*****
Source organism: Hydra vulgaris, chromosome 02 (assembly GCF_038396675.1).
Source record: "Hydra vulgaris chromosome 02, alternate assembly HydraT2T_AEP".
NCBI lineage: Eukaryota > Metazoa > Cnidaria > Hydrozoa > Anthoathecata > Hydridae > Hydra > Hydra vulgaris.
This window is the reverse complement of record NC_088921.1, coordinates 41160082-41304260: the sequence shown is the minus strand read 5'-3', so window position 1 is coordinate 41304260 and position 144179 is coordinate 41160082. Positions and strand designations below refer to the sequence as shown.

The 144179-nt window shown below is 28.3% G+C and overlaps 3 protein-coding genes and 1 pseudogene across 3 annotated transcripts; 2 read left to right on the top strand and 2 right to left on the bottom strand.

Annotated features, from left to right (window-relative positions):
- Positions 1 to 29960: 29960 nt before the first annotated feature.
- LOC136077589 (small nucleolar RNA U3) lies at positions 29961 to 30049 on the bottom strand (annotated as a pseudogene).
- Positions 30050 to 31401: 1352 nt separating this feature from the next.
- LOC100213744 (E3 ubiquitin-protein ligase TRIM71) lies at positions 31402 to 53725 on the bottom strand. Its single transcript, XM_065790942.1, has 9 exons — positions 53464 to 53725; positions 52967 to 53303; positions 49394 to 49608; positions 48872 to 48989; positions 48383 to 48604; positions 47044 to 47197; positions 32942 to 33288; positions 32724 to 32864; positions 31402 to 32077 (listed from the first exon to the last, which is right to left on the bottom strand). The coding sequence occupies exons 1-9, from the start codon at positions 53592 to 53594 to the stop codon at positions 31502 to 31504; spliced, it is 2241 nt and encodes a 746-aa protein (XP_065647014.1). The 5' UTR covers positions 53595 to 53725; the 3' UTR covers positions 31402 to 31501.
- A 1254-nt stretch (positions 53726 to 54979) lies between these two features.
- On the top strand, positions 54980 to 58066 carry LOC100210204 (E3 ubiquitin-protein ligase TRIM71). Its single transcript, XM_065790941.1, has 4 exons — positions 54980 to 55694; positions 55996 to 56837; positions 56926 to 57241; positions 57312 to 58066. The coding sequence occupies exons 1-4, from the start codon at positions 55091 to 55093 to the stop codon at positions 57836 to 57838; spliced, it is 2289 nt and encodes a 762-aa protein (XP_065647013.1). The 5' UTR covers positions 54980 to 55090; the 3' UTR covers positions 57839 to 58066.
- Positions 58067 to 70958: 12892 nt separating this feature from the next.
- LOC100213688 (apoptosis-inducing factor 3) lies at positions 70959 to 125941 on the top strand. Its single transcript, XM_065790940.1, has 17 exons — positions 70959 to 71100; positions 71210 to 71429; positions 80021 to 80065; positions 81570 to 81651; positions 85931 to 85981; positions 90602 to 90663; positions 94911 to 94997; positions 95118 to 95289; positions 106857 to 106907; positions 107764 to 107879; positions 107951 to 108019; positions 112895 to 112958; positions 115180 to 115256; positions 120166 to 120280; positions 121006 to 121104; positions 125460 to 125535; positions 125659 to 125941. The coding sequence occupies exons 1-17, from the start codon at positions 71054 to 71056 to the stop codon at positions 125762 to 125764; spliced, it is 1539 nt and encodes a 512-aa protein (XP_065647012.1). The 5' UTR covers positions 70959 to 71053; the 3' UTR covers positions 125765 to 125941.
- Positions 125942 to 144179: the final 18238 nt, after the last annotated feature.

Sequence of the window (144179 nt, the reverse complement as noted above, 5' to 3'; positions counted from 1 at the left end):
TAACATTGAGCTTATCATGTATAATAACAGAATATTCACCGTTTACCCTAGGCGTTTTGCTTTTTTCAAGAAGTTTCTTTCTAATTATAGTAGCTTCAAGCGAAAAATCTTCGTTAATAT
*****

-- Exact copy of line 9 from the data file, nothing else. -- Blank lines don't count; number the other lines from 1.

- Positions 30050 to 31401: 1352 nt separating this feature from the next.